Minnesota temporarily suspended use of the Johnson & Johnson COVID-19 vaccine Tuesday while federal authorities investigate whether six unusual blood clots among 7 million U.S. recipients should inhibit its continued use.
The U.S. Centers for Disease Control and Prevention and the U.S. Food and Drug Administration urged the pause because of the rare blood clots found in women 18 to 48 within six to 13 days of being vaccinated.
While the rate of these potential vaccine-related clots appears lower than their general occurrence in the U.S., health authorities said the pause is warranted to alert people to the symptoms and to warn doctors to avoid the use of the common blood thinner heparin to treat them.
"If you experience symptoms including severe headaches, abdominal pain, leg pain or shortness of breath within three weeks of getting Johnson & Johnson vaccine, we want to you to check it out with your health care provider," said state Health Commissioner Jan Malcolm, who received the J&J vaccine March 10.
The six U.S. cases included one death and one person hospitalized in critical condition. None involved people in Minnesota, where at least 184,000 have received J&J shots.
While the single-dose J&J vaccine represented only 5% of the 3.3 million doses administered in Minnesota so far, its supplies were increasing and the suspension will disrupt the state's vaccination progress. Roughly 18,200 doses had been slated for delivery to providers in Minnesota this week through the state and a federal pharmacy contract.
Malcolm said providers would reschedule upcoming appointments, though she expected the pause to last only a few days while federal authorities assess any risks and determine if they outweigh the benefits of J&J vaccine to the population as a whole or specific demographic groups.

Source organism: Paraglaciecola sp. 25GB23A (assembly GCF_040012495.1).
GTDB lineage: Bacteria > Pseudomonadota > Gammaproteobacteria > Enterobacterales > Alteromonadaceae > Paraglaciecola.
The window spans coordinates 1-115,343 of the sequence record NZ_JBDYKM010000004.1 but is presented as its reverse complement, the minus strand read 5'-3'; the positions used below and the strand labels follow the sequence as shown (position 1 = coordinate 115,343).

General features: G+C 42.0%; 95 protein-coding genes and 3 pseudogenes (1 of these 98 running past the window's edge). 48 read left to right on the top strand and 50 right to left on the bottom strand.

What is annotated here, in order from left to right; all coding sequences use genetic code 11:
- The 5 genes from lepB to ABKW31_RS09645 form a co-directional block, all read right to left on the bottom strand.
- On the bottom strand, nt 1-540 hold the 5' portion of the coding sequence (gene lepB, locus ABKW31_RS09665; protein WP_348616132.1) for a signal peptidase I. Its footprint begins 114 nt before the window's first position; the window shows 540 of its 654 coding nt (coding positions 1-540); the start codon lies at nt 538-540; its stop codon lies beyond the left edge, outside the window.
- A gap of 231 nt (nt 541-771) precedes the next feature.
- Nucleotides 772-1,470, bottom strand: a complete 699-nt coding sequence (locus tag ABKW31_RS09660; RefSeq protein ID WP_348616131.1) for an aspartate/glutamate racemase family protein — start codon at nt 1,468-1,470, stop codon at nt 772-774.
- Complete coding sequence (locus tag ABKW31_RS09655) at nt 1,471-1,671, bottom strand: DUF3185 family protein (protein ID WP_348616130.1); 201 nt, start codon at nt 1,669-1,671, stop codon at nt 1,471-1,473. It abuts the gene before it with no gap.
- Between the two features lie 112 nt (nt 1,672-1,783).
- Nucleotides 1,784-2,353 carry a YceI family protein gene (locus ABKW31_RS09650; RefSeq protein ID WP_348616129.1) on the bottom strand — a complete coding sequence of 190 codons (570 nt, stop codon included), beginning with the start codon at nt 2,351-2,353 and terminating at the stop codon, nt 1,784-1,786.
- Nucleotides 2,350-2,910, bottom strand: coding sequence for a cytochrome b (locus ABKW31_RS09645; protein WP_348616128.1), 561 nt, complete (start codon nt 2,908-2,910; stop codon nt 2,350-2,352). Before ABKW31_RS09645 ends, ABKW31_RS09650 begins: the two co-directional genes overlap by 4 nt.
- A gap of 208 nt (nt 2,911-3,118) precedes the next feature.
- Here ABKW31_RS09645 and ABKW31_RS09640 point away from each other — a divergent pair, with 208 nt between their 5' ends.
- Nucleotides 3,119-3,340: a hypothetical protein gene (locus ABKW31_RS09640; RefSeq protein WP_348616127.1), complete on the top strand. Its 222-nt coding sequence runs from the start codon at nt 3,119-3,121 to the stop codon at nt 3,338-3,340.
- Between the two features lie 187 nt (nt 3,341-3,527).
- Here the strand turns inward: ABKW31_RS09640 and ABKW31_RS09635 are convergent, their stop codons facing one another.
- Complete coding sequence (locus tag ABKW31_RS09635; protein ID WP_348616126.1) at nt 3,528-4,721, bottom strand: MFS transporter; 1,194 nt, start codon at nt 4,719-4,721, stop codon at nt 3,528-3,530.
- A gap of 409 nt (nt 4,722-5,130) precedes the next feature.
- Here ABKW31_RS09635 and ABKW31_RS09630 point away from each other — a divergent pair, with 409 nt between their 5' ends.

A CDC advisory committee will meet Wednesday to review the six adverse events, which involved a type of clot known as cerebral venous sinus thrombosis (CVST) that occurred in combination with low levels of blood platelets. CVST affects the venous sinuses that drain blood from the brain.
"It's their occurrence together that makes a pattern and that pattern is very, very similar to what was seen in Europe with another vaccine," said Dr. Peter Marks, director of the FDA's Center for Biologics Evaluation and Research. "So I think we have to take the time to make sure we understand this complication and we address it properly."
The vaccine in Europe with similar complications is made by AstraZeneca and has not been approved in the U.S. Both use an adenovirus as a vector to deliver the vaccine and produce an immune response, and they work differently from the Pfizer and Moderna COVID-19 vaccines that have not had the same complications.
The clots are distinct from the flu-like symptoms that commonly occur in the day or two after vaccination.
One reason for concern is that common blood clots are often treated with heparin, but that drug can cause "tremendous harm" if used against this combination of CVST with low platelets, Marks said.